Statehood: January 26, 1837
Nickname: The Wolverine State
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Flower -Apple Blossom
Song - "Michigan, My Michigan !" click here to view lyrics
Tree - White Pine
Motto ( a phrase to describe the purpose or goals of s group) -If You Seek a Pleasant Peninsula, Look Around You
Michigan, one of the leading manufacturing states, is a leading tourist state as well. Touching on four of the five Great Lakes, the two land areas of Michigan give the state a shoreline of 3,288 miles, second in length only to Alaska. Michigan also supports over 11,000 lakes. Michigan's two separate land areas are called the Upper Peninsula and the Lower Peninsula. They're connected by the five mile long Mackinac Bridge.
Two land regions characterize the Michigan landscape; the Superior Upland and the Great Lakes Plains.
The Great Lakes Plain: The Lower Peninsula is part of the Great Lakes Plains that stretch, along the Great Lakes, from Michigan and Wisconsin to Ohio. The Lower Peninsula is fairly level but some low rolling hills can be found in the south. To the north this changes to a northern tableland of hilly belts. The lowest point in Michigan, along the shore of Lake Erie is found in the Lower Peninsula.
The Upper Peninsula is level with swampy areas in the east; part of the Great Lakes Plains.
Superior Upland: In the western part of the Upper Peninsula, the land achieves higher elevations and the terrain becomes more rugged. The western area of the Upper Peninsula is referred to as the Superior Upland. The Superior Upland runs along Lake Superior and into the Porcupine Mountains in northwestern Michigan. Mount Arvon, the highest point in Michigan, is found on the Upper Peninsula.
Low rolling hills give way to northern tableland of hilly belts in the Lower Penninsula; Upper Penninsula is level in the east, with swampy areas. The western region is higher and more rugged.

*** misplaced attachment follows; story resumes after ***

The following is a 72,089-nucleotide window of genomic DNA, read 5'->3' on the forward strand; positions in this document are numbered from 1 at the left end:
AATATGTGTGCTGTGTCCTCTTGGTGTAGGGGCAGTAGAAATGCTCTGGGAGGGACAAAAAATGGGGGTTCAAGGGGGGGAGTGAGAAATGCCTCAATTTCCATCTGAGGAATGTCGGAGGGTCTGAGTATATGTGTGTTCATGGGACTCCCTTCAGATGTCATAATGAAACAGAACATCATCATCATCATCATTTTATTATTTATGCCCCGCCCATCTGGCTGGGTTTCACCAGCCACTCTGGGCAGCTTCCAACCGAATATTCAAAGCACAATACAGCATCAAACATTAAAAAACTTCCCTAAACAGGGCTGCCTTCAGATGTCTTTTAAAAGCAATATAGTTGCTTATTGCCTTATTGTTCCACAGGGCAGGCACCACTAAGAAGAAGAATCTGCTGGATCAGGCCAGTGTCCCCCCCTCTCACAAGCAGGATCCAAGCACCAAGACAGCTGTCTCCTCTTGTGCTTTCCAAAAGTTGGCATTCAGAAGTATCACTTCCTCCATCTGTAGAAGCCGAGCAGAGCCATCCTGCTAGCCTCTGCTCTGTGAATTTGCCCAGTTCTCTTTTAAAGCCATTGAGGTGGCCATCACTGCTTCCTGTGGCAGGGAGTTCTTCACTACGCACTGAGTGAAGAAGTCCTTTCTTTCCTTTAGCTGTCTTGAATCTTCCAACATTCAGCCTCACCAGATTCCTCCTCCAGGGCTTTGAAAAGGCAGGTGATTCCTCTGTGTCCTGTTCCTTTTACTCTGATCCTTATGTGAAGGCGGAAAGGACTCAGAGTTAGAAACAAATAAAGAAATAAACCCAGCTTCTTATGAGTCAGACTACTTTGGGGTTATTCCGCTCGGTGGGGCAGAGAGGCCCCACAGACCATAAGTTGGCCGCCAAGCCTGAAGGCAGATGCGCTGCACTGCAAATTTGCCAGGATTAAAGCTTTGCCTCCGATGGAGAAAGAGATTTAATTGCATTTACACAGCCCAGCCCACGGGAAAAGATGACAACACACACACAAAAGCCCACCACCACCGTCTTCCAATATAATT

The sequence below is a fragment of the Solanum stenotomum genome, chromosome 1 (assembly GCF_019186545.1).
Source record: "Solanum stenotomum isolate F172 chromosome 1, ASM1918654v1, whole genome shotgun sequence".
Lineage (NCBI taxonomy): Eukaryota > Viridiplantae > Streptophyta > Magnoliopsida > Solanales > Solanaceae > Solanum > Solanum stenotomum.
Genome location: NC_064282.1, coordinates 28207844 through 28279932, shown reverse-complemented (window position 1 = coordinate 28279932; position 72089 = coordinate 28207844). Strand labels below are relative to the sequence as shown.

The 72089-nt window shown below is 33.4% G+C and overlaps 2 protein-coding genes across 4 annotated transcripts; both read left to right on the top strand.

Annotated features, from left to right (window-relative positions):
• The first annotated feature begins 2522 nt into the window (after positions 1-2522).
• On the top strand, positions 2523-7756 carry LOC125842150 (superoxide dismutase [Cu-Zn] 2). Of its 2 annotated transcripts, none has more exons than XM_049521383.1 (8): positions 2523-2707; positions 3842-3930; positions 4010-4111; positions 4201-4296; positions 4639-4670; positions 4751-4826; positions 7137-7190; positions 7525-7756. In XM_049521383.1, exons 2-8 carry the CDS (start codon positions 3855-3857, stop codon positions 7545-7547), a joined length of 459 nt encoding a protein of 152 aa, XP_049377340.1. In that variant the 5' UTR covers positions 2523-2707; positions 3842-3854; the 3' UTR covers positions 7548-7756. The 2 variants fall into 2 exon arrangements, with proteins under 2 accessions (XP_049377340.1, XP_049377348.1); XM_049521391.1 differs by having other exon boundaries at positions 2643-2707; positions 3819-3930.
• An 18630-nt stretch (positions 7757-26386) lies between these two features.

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Land Area: 56,803 square miles - ranked 11th in total area
Number of counties:83
Michigan became the birthplace of the automobile industry in 1899 when Ransom Olds started the Olds Motor Works in Detroit. By 1903, Henry Ford had established the Ford Motor Company in Dearborn. Soon Detroit became known as the automobile capital of the world. The manufacture of automobiles is still Michigan’s chief industry.
Other manufactured products include metal products, chemicals, food products and non-electric machinery.
Population: 10,120,860 people
Lansing is a trade and processing center for its surrounding agricultural area. Paper, metal, and plastic products; machinery; medical equipment; and building materials are manufactured.
The city grew after it was made state capital (1847), and industrial development came with the railroads (1870s) and the automobile industry (1897). Among the city's industries are meatpacking, food processing, and the manufacture of metal products
The state capitol houses a museum, and the state office building contains the state library and historical office. Lansing has the Michigan School for the Blind.
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